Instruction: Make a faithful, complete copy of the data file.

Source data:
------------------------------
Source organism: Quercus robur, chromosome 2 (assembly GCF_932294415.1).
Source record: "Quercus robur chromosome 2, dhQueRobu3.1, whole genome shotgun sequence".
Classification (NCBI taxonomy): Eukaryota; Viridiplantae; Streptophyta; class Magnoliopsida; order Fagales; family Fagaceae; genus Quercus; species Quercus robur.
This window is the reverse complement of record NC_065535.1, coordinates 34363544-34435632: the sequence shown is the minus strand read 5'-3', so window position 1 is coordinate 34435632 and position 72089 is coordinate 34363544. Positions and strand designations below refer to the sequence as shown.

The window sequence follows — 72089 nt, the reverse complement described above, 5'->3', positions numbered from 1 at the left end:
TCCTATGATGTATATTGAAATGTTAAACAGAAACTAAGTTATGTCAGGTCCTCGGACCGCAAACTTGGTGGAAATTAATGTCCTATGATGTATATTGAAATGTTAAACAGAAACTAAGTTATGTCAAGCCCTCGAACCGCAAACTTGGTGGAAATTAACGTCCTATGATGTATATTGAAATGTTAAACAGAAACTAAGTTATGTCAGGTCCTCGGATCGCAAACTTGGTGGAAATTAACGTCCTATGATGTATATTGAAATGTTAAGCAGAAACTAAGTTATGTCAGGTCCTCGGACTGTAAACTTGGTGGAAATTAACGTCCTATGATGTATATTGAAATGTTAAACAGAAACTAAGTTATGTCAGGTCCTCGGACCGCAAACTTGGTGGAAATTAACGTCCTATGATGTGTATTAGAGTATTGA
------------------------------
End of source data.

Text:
Source organism: Quercus robur, chromosome 2 (assembly GCF_932294415.1).
Source record: "Quercus robur chromosome 2, dhQueRobu3.1, whole genome shotgun sequence".
Classification (NCBI taxonomy): Eukaryota; Viridiplantae; Streptophyta; class Magnoliopsida; order Fagales; family Fagaceae; genus Quercus; species Quercus robur.
This window is the reverse complement of record NC_065535.1, coordinates 34363544-34435632: the sequence shown is the minus strand read 5'-3', so window position 1 is coordinate 34435632 and position 72089 is coordinate 34363544. Positions and strand designations below refer to the sequence as shown.

The window sequence follows — 72089 nt, the reverse complement described above, 5'->3', positions numbered from 1 at the left end:
TCCTATGATGTATATTGAAATGTTAAACAGAAACTAAGTTATGTCAGGTCCTCGGACCGCAAACTTGGTGGAAATTAATGTCCTATGATGTATATTGAAATGTTAAACAGAAACTAAGTTATGTCAAGCCCTCGAACCGCAAACTTGGTGGAAATTAACGTCCTATGATGTATATTGAAATGTTAAACAGAAACTAAGTTATGTCAGGTCCTCGGATCGCAAACTTGGTGGAAATTAACGTCCTATGATGTATATTGAAATGTTAAGCAGAAACTAAGTTATGTCAGGTCCTCGGACTGTAAACTTGGTGGAAATTAACGTCCTATGATGTATATTGAAATGTTAAACAGAAACTAAGTTATGTCAGGTCCTCGGACCGCAAACTTGGTGGAAATTAACGTCCTATGATGTGTATTAGAGTATTGA